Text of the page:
with an additional feature and in 2015 they released this project called ethereum him and a number of other co-founders took this blockchain technology and applied it in ways that people can make entirely decentralized applications decentralize organizations and build smart contracts and engage in agreements without a third-party intermediary or centralized governing force their idea was to take the same pieces that made bitcoin great and add smart contracts to it and in fact this
technically wasn't even a new idea back in 1994 a man named nick zabo proposed a technology called smart contracts a smart contract is a self-executing set of instructions that is executed without a third party intermediary they come to life on a blockchain and these smart contracts are really going to be the core thing that we're going to be working with and we're going to be developing smart contracts are similar to regular traditional contracts that people make between each other but
instead of writing these contracts down on pen and paper or typing that on the computer it's entirely written in code the terms of the agreement are written in code and automatically executed by the decentralized blockchain network instead of being written pen and paper and executed by the two parties or three parties or however many parties involved this is one of the main differentiators between the ethereum protocol and the bitcoin protocol now technically bitcoin does also have smart contracts however they're not touring complete meaning
that they don't have the full range of capabilities as a turing complete application like ethereum this is actually an intentional move by the bitcoin developers they view the bitcoin network as an asset whereas ethereum and the ethereum and developers viewed that acid as an asset and also a utility for people to build these smart contracts now these smart contracts are revolutionary technologies and we're going to talk a little bit more about what their advantage is in a little bit but they actually come with a fatal flaw with what's known as the oracle problem
these blockchains are deterministic systems and we'll learn why they're deterministic very soon and this determinism means that they're a walled garden meaning that everything that happens in these smart contracts and on this blockchain happens in this little box now of course if you want these smart contracts to actually be these digital superior agreements then they need some way to interact with the real world and get real data and external outside the blockchain computation this is where oracles come into play oracles are devices that bring data into a blockchain or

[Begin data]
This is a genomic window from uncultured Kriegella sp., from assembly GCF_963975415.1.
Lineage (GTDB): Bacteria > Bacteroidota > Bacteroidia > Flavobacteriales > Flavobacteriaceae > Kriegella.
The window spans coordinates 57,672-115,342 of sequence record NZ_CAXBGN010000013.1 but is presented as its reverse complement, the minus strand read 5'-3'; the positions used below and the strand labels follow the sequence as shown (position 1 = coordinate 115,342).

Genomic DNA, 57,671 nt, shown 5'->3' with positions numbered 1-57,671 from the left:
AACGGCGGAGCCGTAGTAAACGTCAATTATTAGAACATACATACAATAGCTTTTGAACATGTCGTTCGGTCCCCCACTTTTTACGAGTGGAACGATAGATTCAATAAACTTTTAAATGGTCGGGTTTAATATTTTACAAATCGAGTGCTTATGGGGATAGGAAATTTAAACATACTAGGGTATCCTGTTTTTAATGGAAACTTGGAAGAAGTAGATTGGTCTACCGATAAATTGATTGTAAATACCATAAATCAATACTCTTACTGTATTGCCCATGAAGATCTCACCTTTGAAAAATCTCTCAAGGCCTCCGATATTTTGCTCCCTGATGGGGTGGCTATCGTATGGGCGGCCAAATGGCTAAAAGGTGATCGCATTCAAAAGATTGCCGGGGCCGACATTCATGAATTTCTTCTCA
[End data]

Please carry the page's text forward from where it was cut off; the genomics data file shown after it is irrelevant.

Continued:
execute some type of external computation so great so oracles are the solution now blockchains can talk to the real world right well not quite our blockchains and smart contracts are these decentralized applications and in order for them to stay decentralized that means they would also need to get their data and external computation from a decentralized manner as well your on-chain logic will be decentralized on the blockchain but you'll also need your off-chain data and external computation decentralized as well combining these on-chain logic
settlement layers and these off-chain data and external computation builds what's called hybrid smart contracts and a large majority of d5 applications in the largest applications today are these hybrid smart contracts this is where the protocol chain link comes into play chain link is a decentralized modular oracle network that allows you to bring data into your smart contracts and do external computation and it's these hybrid smart contracts that can have this on-chain settlement and interact with the real world in some meaningful way chain link
is an incredibly powerful oracle network because it allows us to get data get randomness do some type of upkeep or really customize our smart contracts in any way we want and elevate them to do anything that we want them to do now throughout the course when we're talking about smart contracts oftentimes we are also talking about hybrid smart contracts smart contracts is used a little bit interchangeably with hybrid smart contracts but just know that when we say hybrid smart contract we're talking specifically about smart contracts with an off chain component now throughout this video you'll hear